• Page Count: 448
  • Release Date: February 7, 2017
  • My Rating: 4 stars


Book Description:

Beware the goblin men and the wares they sell.

All her life, nineteen-year-old Liesl has heard tales of the beautiful, mysterious Goblin King. He is the Lord of Mischief, the Ruler Underground, and the muse around which her music is composed. Yet, as Liesl helps shoulder the burden of running her family’s inn, her dreams of composition and childish fancies about the Goblin King must be set aside in favor of more practical concerns.

But when her sister Käthe is taken by the goblins, Liesl journeys to their realm to rescue her sister and return her to the world above. The Goblin King agrees to let Käthe go—for a price. The life of a maiden must be given to the land, in accordance with the old laws. A life for a life, he says. Without sacrifice, nothing good can grow. Without death, there can be no rebirth. In exchange for her sister’s freedom, Liesl offers her hand in marriage to the Goblin King. He accepts.

Down in the Underground, Liesl discovers that the Goblin King still inspires her—musically, physically, emotionally. Yet even as her talent blossoms, Liesl’s life is slowly fading away, the price she paid for becoming the Goblin King’s bride. As the two of them grow closer, they must learn just what it is they are each willing to sacrifice: her life, her music, or the end of the world.

My Thoughts:


This book really did feel like two different stories, so I’m going to start with the first half because I absolutely LOVED that. (I liked the second half as well, but just not the same enthusiasm level of throwing the book at everyone I see).

Ok so first — I didn’t realize this was a retelling of Labyrinth when I read it and kept thinking that the story reminded me so much of Labyrinth meets a hint of Little Red Riding Hood. So obviously that worked.

“Once there was a little girl who played her music for a little boy in the wood”

Mmmk the girl’s name is Elizabeth but I’m going to call her Liesl because I thought that nickname fit the setting better (it’s somewhere around Austria & Germany in the time of Mozart). Anyways, Liesl played with the Goblin King in the woods as a child, but eventually forgot about him and his game of asking her to marry him.

Liesl became more focused on sacrificing everything to take care of her younger sister and brother because their father’s a drunk. She’s not beautiful and is talented with composing music, but she’s shoved to the side while the spotlight is on her brother’s violin playing. Her attitude is still awesome as she composes music for her brother and I LOVED the whole focus on classical music… it just made the setting way more vibrant. And I really connected with Liesl’s character and loved how much the story got into her emotions and thoughts.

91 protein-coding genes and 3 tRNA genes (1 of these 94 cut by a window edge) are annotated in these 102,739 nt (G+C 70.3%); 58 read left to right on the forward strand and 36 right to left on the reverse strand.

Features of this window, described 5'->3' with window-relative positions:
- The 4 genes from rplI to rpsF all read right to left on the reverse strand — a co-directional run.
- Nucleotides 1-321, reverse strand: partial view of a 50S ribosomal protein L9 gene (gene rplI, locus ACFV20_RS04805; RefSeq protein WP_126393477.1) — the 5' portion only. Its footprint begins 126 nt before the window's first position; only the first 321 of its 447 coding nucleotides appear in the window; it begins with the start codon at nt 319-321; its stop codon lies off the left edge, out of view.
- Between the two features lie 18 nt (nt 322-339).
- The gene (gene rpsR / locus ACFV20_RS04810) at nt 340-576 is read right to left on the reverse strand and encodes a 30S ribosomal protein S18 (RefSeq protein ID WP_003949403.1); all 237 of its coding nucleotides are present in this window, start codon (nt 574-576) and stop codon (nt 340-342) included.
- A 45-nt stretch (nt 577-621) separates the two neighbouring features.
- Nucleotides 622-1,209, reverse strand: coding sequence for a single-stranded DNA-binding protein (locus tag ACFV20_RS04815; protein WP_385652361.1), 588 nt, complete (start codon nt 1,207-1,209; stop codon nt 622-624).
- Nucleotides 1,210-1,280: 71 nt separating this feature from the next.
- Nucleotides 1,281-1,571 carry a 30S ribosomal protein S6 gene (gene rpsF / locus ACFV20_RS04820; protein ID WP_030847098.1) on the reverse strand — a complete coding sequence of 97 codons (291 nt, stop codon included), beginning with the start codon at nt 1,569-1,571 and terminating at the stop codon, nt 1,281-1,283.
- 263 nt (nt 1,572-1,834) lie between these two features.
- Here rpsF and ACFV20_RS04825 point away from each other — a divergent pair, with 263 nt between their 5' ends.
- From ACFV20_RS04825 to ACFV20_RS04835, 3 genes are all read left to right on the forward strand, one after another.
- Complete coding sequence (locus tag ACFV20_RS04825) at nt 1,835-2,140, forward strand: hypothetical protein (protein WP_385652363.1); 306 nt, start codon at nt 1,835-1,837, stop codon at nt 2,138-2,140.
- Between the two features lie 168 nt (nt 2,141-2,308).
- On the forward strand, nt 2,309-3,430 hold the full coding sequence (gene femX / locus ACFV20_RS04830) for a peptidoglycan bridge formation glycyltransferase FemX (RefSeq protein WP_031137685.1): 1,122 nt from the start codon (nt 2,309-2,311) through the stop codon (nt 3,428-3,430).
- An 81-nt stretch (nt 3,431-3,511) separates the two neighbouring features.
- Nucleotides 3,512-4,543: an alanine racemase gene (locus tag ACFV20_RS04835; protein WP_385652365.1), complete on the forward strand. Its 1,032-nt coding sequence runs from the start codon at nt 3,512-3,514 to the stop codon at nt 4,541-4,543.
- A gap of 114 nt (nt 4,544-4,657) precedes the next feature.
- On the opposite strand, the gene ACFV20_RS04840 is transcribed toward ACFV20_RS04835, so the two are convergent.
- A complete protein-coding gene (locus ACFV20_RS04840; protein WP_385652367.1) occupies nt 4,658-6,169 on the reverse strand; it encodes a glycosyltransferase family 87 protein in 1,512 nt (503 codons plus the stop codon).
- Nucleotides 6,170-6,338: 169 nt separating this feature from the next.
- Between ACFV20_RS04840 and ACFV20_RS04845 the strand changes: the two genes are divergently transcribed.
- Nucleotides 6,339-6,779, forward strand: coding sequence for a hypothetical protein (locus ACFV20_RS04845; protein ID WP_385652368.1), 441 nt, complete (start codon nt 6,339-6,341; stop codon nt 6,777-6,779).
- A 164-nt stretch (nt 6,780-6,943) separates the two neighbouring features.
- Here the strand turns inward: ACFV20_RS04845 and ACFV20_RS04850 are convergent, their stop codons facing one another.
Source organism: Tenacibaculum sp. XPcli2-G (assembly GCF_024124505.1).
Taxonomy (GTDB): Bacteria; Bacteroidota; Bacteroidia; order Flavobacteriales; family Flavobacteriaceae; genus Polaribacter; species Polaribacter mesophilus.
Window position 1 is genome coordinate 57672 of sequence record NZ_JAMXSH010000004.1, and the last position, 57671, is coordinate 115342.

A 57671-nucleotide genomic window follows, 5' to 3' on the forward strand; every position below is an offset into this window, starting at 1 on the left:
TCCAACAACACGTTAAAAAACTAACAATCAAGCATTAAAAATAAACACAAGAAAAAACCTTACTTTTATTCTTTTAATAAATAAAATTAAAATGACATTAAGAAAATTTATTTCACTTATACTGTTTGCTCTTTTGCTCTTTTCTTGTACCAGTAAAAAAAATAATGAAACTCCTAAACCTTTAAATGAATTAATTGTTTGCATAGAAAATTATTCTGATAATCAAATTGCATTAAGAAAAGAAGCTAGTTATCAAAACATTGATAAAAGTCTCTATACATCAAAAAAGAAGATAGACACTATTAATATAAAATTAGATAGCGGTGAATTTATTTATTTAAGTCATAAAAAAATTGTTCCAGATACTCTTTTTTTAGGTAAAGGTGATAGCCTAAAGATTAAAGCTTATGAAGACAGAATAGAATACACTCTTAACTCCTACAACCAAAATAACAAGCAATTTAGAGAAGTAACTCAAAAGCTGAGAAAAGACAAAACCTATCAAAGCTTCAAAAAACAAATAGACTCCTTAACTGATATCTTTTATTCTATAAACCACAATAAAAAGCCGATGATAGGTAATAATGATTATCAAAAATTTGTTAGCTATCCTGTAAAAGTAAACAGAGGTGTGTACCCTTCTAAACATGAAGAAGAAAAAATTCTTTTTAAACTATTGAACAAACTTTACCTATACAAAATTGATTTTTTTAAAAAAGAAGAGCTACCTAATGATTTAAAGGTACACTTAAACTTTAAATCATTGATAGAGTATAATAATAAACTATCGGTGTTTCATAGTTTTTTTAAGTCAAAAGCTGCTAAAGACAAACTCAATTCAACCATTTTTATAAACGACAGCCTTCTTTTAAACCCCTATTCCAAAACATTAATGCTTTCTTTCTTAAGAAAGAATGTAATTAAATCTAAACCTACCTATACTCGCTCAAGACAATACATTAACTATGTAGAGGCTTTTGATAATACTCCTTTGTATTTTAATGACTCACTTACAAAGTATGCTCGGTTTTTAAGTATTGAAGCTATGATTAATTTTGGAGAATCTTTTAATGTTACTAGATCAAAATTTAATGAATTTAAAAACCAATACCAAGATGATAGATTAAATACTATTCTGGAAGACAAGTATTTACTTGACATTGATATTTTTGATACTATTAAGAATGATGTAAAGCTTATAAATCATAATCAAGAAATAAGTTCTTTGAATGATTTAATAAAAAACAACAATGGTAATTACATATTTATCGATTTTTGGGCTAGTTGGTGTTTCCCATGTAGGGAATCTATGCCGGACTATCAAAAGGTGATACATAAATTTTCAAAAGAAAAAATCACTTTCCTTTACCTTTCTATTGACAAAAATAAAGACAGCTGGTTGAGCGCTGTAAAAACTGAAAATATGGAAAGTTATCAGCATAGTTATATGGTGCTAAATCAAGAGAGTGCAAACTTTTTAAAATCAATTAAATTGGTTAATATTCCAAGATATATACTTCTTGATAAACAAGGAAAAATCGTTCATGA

The story gets really cool when the Goblin King shows up, takes Liesl’s sister, and alters reality so nobody remembers the sister exists. Liesl’s grandmother is also super creepy awesome with her cryptic warnings. The Goblin King tells Liesl she has to play his game and bring her sister back to her world by the next full moon. Lots of weird, cool stuff in the goblin world follows and it’s clear that if a mortal stays there they basically die and can never return to their own world. “The longer you stay the sooner you leave.”

And it’s basically impossible to not picture David Bowie.

THEN things get a little odd at 50% when Liesl sacrifices herself so her sister can go free. Turns out kidnapping her sister was a means to an end for the Goblin King, who just wanted to marry Liesl because he “loved the music within her” and lots of other complicated plot points. Then her personality changes (and so does the writing) as she decides to claim what she wants for the first time.

There’s a lot more about WHY the Goblin King wants these wives and magical stuff about love, but I wasn’t as into the intense angsty romance. Something there was just a bit off for me. But I really loved how there was a red cloak and the Goblin King even called himself the wolf. Yay retellings.

And the writing was absolutely amazing at creating a magical setting: “A faint mist wrapped the trees along the path into town, writhing their spindly braces into spectral limbs” The first half of the book with the goblin market and the Goblin King showing up in random settings in Liesl’s life was just so well done. I didn’t dislike the second half by any means, but I definitely thought the characters and setting were more fully established in the first half. I don’t know how to explain it… there’s was just a clear divide for me.

Anyways, I really did enjoy this book a lot! The writing’s wonderful and a retelling of Labyrinth is a really clever idea. I was a little confused at the ending because it’s just… over. It felt like someone pulled the plug on the story. But thank you to everyone in the comments for telling mere there’s another book coming! If it’s really a companion novel about her brother, I am 200% more into it because he was my favorite character!! His story was adorable and I definitely want more about him.

Thank you to the publisher for sending me an ARC!

6 comments on “Review: Wintersong by S. Jae-Jones”

  1. I can’t wait to read this but I want to know without spoiling the book in the ending is it open because I really hate open ending especially if it’s a standalone! I know there will be a sequel but it’s with her brother and not liesl.

    • It’s not quite open, but it doesn’t totally resolve either if that makes sense. It’s open in a way that a sequel with the brother would be exactly what I want to see!

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